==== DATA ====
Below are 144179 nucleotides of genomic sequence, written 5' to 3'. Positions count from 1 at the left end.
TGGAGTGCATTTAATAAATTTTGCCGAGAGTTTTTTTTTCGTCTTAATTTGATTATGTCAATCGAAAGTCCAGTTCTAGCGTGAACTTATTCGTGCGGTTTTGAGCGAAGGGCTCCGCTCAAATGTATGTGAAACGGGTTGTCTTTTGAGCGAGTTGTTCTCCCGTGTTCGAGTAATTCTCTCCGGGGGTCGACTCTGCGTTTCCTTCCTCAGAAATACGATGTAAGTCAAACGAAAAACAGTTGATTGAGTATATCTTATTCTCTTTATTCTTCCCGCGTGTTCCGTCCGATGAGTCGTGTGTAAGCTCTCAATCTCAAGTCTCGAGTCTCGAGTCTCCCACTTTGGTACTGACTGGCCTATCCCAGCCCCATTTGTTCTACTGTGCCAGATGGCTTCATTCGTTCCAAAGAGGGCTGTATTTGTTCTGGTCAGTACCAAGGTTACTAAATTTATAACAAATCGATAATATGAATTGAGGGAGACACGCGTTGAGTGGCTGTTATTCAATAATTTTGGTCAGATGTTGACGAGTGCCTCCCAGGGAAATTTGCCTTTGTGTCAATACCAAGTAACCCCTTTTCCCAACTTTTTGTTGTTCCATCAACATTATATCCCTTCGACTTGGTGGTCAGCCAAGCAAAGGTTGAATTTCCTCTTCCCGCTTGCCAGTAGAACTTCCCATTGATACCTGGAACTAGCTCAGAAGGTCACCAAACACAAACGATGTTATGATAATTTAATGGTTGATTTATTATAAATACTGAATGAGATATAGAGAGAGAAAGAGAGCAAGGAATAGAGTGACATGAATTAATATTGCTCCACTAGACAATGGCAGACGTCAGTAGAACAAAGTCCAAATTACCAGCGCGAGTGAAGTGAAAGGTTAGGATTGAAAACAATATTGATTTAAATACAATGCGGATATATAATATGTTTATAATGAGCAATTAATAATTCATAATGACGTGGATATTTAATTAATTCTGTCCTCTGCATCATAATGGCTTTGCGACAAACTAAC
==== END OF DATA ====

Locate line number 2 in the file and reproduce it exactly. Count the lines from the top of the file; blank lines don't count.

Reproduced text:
TGGAGTGCATTTAATAAATTTTGCCGAGAGTTTTTTTTTCGTCTTAATTTGATTATGTCAATCGAAAGTCCAGTTCTAGCGTGAACTTATTCGTGCGGTTTTGAGCGAAGGGCTCCGCTCAAATGTATGTGAAACGGGTTGTCTTTTGAGCGAGTTGTTCTCCCGTGTTCGAGTAATTCTCTCCGGGGGTCGACTCTGCGTTTCCTTCCTCAGAAATACGATGTAAGTCAAACGAAAAACAGTTGATTGAGTATATCTTATTCTCTTTATTCTTCCCGCGTGTTCCGTCCGATGAGTCGTGTGTAAGCTCTCAATCTCAAGTCTCGAGTCTCGAGTCTCCCACTTTGGTACTGACTGGCCTATCCCAGCCCCATTTGTTCTACTGTGCCAGATGGCTTCATTCGTTCCAAAGAGGGCTGTATTTGTTCTGGTCAGTACCAAGGTTACTAAATTTATAACAAATCGATAATATGAATTGAGGGAGACACGCGTTGAGTGGCTGTTATTCAATAATTTTGGTCAGATGTTGACGAGTGCCTCCCAGGGAAATTTGCCTTTGTGTCAATACCAAGTAACCCCTTTTCCCAACTTTTTGTTGTTCCATCAACATTATATCCCTTCGACTTGGTGGTCAGCCAAGCAAAGGTTGAATTTCCTCTTCCCGCTTGCCAGTAGAACTTCCCATTGATACCTGGAACTAGCTCAGAAGGTCACCAAACACAAACGATGTTATGATAATTTAATGGTTGATTTATTATAAATACTGAATGAGATATAGAGAGAGAAAGAGAGCAAGGAATAGAGTGACATGAATTAATATTGCTCCACTAGACAATGGCAGACGTCAGTAGAACAAAGTCCAAATTACCAGCGCGAGTGAAGTGAAAGGTTAGGATTGAAAACAATATTGATTTAAATACAATGCGGATATATAATATGTTTATAATGAGCAATTAATAATTCATAATGACGTGGATATTTAATTAATTCTGTCCTCTGCATCATAATGGCTTTGCGACAAACTAAC